Use of real stories from his own life and of many pastors he has spoken with fills out the reality of Tripp’s writing. Those who haven’t fallen prey to these dangers might otherwise consider Tripp’s diagnoses exaggerated. Similarly, those who see themselves in the chapters can know they aren’t alone, and, rather than burrowing further into a disjointed ‘private’ and ‘ministry’ life, may be enabled to confess secret sins, turning from them back to God and his calling.
Pastor sees himself
This is an uncomfortable book. You may not see yourself in every chapter, but you will in some of them. Thankfully, Tripp prescribes and applies the gospel to every failing of the minister, as we are constantly reminded that we need the same gospel we preach to others. This book is immensely valuable to me as I hope to begin Bible College. It alerts me to potential dangers of ministry life at every step. If you are beginning, or are early on in ministry, read this book prayerfully, asking the Lord to continually deliver you from its dangers. If you are established in ministry, read this book prayerfully, asking the Lord to help you see how you have been shaped by unhelpful aspects of ‘pastoral culture’. If you are a church member, read this book prayerfully, asking the Lord to help you see ways you have isolated your pastor, or set him up for a fall. My friend finished his story by encouraging us that his ‘sorry prayers’ have helped his daughter understand grace more clearly. As the Spirit blesses, this book will help pastors live lives which enable congregations to see more clearly the grace of Jesus in his saving and transforming power.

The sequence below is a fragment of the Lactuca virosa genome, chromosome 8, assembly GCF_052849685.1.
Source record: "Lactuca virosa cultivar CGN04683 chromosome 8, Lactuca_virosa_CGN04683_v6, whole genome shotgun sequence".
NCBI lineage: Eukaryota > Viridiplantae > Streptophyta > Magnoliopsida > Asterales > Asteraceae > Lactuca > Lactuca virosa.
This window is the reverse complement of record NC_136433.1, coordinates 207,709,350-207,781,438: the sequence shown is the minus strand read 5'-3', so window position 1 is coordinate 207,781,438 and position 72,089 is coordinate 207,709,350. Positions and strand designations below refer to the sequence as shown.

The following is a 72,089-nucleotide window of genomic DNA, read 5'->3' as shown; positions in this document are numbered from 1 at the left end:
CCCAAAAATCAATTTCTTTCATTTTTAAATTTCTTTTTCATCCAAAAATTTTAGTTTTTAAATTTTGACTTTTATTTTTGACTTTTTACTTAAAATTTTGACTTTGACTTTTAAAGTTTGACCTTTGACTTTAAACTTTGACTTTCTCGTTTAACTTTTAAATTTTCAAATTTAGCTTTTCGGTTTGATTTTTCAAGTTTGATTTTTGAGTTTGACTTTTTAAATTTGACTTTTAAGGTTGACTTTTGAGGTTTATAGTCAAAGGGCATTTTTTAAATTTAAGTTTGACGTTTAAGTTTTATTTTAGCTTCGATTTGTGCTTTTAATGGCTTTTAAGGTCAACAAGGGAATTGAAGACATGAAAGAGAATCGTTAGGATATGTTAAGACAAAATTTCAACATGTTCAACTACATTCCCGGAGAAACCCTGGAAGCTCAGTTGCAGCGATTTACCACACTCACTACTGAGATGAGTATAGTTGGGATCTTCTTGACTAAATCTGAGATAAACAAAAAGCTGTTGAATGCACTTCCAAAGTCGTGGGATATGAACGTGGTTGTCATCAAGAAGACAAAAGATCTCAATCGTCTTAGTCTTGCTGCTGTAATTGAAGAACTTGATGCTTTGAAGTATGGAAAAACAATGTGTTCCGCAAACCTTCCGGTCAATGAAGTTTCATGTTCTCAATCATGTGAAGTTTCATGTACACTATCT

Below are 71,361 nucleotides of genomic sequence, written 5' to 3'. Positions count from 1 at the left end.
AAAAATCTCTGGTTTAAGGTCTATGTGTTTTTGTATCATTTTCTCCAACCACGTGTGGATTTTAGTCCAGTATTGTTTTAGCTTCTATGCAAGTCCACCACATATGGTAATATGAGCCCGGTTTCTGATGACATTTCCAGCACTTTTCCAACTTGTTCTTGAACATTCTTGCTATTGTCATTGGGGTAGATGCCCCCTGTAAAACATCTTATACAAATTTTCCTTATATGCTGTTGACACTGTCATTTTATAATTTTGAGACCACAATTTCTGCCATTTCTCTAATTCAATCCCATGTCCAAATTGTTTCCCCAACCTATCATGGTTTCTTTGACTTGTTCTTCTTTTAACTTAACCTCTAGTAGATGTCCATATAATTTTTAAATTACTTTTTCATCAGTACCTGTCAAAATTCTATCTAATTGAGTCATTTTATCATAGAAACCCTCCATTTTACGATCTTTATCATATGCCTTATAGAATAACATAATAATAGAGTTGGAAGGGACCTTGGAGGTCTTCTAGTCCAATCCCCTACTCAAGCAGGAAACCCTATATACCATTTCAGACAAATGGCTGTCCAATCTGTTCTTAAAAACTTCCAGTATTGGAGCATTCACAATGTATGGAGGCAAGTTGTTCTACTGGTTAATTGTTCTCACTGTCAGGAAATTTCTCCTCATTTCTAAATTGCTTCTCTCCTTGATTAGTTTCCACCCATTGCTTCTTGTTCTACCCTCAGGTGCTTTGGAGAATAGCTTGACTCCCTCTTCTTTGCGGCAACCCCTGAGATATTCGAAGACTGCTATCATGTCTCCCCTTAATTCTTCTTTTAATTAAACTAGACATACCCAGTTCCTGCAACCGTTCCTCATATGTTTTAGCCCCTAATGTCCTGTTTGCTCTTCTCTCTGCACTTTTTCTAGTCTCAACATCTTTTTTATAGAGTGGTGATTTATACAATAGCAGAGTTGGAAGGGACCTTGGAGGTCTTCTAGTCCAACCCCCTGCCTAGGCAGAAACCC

Richard Baxter, apprentice at Carey Baptist Church, Reading
Neil Powell of Birmingham City Church shares on his blog ‘A Faith To Live By’ that this book is the ‘highlight of [his] summer reading’.